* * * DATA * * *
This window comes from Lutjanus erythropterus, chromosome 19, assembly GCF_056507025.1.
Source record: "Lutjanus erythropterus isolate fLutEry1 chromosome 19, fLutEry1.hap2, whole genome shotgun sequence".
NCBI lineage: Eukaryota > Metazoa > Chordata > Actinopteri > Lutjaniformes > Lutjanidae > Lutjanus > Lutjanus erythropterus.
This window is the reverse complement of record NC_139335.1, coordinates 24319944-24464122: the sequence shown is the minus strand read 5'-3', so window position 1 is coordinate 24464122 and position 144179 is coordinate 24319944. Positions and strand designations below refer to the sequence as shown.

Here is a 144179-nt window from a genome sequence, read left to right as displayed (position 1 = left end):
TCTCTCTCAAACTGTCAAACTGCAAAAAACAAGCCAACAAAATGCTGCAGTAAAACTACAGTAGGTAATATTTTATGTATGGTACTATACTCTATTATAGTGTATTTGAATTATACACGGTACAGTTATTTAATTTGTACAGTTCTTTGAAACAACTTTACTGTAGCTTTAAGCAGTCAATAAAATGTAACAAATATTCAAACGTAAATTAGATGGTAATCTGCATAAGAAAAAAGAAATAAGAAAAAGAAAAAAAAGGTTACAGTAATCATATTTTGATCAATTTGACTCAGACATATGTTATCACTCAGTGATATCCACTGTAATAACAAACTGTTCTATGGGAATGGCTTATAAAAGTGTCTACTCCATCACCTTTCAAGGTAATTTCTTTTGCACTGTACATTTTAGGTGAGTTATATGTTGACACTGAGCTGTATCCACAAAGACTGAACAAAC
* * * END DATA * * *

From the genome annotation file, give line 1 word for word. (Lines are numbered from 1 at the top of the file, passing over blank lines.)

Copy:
This window comes from Lutjanus erythropterus, chromosome 19, assembly GCF_056507025.1.